29275 Global Health Consulting and Research Methods 3 credits
This course is an applied, project-focused, “real-world” overview for individuals in healthcare consulting. Students will learn about planning, executing, and evaluating research that is applicable to advising with respect to relevant needs to help organizations serve their stakeholders more effectively, efficiently, and efficaciously. This course provides you with an introduction to a range of established and emerging consultancy practices such as design thinking, open innovation and sourcing, stakeholder journey mapping, and agile methodology.
29219 Introduction to Global Health Equity 3 credits
The Centers for Disease Control and Prevention have reported that ten great public health achievements worldwide in the last decade have been their science and programmatic role in global health including the prevention of HIV/AIDS, tuberculosis control, access to safe water and sanitation, control of neglected tropical disease, reductions in child mortality, vaccines, malaria prevention and control, and tobacco control. In seeking to address and understand complex global health concerns, the MS GHE Program is uniquely positioned to enlist multidisciplinary faculty to present the world’s burden of disease and propose solutions to decrease health disparities.
A focused approach to local and global health issues adds value to public health professionals’ roles. As the United States becomes increasingly more globally diverse, there is a growing need to understand and serve the global populations in our own neighborhoods and communities. By training our future public health professionals to be culturally sensitive and world thinkers they can better understand the unique distinctions each culture brings.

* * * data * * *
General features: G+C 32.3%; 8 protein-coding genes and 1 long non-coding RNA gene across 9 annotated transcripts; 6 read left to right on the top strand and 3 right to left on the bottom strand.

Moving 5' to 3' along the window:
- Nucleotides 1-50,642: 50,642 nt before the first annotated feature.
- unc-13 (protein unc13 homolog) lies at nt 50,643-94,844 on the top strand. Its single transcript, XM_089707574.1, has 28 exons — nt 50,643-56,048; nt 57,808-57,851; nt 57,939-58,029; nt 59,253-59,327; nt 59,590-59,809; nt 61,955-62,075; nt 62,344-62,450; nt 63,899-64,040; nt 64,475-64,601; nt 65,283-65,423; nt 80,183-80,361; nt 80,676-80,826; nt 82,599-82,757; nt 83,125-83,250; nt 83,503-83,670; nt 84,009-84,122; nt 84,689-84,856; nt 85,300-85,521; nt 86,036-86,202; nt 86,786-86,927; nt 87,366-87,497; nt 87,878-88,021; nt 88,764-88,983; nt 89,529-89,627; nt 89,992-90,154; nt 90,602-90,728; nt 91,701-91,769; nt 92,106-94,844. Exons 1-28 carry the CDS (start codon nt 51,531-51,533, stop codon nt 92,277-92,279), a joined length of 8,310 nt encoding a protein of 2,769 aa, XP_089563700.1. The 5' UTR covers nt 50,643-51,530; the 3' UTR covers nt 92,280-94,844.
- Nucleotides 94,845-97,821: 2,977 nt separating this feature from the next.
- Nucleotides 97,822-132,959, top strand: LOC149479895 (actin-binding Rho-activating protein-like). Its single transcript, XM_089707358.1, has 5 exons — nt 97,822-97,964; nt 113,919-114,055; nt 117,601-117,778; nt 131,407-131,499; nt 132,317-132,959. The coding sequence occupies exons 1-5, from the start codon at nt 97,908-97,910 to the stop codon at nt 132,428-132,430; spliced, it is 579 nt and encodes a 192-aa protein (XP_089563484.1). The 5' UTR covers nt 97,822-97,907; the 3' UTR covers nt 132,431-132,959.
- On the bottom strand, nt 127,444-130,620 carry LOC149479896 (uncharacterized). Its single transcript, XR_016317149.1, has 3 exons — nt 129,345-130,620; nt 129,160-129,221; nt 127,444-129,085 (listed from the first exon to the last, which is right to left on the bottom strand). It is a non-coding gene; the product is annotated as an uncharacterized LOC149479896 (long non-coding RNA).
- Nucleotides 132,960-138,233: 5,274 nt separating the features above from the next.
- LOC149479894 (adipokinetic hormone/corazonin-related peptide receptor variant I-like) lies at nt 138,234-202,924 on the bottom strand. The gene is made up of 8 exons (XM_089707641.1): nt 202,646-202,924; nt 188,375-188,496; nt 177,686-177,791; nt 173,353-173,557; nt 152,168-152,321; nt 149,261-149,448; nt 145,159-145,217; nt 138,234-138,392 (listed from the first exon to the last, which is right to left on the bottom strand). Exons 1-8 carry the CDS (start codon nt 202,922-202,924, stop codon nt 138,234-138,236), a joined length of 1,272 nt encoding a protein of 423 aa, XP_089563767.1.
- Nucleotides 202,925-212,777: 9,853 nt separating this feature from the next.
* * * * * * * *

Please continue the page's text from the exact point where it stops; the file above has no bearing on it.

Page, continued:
Bioethics 10203 Justice and Healthcare 3 credits
This course will provide an overview of Justice and Health Care. The first part of the course focuses on an overview of several philosophical perspectives on distributive justice, including Aristotle, John Rawls, Robert Nozick, John Stuart Mill and Utilitarianism, etc. In the second part, we will give a close look at the concept of justice specifically in relation to health care and examine issues such as the nature of a just health care system, health care and human rights, and the social determinants of health and justice. The third part of the course will focus on the practice of justice in health care with regards to rationing and health care allocations, the uninsured, the latest national effort to make access to health care more equitable and affordable through “Obamacare”, and global health.
29230 Epidemiologic Research Methods in Global Health Equity 2 credits
The overall focus of the course is on quantitative methods of epidemiology that can be applied globally. The course provides: 1) an overview of epidemiologic concepts; 2) the importance of determinants of health, theoretical models and how they apply globally, 3) practical steps to study design, and 4) dissemination of results.
29220 Statistics for Global Health 2 credits
This course will provide a foundation for statistical analysis in global health research using Stata software. First, we will cover research design and data collection, including questionnaire design, sample selection, sampling weights and data cleaning. Second, we will emphasize the use of code or command files in Stata to ensure that students are taught how to write programs. Third, the students will learn how describe statistical results for technical and non-technical audiences. The students will be introduced to univariate, bivariate, logistic regression and linear regression analyses. The students learn to formulate a research question that addresses a sustainable developmental goal, analyze data using existing international data sets, and interpret the results. They will learn to present their results to the scientific community as well as to local communities and will prepare a final research paper.